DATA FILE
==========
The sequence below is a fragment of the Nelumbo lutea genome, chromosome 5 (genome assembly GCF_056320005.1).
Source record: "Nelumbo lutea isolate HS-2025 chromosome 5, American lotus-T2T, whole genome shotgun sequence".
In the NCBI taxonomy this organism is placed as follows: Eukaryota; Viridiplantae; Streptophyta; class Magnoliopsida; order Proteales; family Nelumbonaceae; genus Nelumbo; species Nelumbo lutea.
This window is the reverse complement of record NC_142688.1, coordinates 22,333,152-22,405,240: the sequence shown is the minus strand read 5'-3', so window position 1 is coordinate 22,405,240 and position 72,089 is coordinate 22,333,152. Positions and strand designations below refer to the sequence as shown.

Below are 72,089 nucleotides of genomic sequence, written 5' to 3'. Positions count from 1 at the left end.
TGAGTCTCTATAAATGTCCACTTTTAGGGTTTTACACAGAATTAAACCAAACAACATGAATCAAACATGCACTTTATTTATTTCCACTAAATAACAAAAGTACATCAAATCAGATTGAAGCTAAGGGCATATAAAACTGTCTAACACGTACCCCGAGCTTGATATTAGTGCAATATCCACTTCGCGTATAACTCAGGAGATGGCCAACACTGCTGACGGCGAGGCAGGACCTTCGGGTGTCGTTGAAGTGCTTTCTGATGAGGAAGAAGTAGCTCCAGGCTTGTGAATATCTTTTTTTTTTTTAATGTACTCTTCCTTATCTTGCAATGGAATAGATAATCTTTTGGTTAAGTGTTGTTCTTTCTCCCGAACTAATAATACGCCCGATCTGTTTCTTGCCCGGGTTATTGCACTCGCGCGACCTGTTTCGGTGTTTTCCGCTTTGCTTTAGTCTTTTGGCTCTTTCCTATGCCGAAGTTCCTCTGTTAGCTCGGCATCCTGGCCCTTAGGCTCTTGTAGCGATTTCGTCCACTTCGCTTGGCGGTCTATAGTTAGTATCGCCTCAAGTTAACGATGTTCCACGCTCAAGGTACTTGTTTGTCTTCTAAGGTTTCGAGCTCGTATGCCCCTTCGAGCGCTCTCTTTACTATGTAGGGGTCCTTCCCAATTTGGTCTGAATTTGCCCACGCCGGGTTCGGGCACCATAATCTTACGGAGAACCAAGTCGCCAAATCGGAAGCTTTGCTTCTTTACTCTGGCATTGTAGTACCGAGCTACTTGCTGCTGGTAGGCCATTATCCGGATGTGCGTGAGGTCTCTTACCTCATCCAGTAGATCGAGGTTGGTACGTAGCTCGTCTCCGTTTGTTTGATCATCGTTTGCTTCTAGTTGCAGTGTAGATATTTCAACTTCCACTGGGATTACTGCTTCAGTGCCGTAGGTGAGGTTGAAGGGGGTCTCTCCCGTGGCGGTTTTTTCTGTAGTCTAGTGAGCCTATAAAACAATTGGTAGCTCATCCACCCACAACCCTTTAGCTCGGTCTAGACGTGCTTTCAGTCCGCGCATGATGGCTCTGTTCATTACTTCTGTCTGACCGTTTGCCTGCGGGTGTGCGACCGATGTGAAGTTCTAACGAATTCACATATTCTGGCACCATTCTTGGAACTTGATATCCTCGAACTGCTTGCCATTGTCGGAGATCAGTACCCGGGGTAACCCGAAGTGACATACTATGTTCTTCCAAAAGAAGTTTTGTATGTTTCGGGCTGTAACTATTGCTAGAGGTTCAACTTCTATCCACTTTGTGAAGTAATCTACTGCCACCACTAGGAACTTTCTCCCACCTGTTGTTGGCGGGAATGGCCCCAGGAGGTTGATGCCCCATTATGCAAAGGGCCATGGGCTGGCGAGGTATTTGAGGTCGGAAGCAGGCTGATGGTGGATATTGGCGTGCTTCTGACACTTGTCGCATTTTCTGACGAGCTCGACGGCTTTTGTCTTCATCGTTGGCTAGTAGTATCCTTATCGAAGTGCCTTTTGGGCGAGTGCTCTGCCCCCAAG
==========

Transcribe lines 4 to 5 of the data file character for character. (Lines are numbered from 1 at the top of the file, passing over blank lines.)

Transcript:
This window is the reverse complement of record NC_142688.1, coordinates 22,333,152-22,405,240: the sequence shown is the minus strand read 5'-3', so window position 1 is coordinate 22,405,240 and position 72,089 is coordinate 22,333,152. Positions and strand designations below refer to the sequence as shown.

Below are 72,089 nucleotides of genomic sequence, written 5' to 3'. Positions count from 1 at the left end.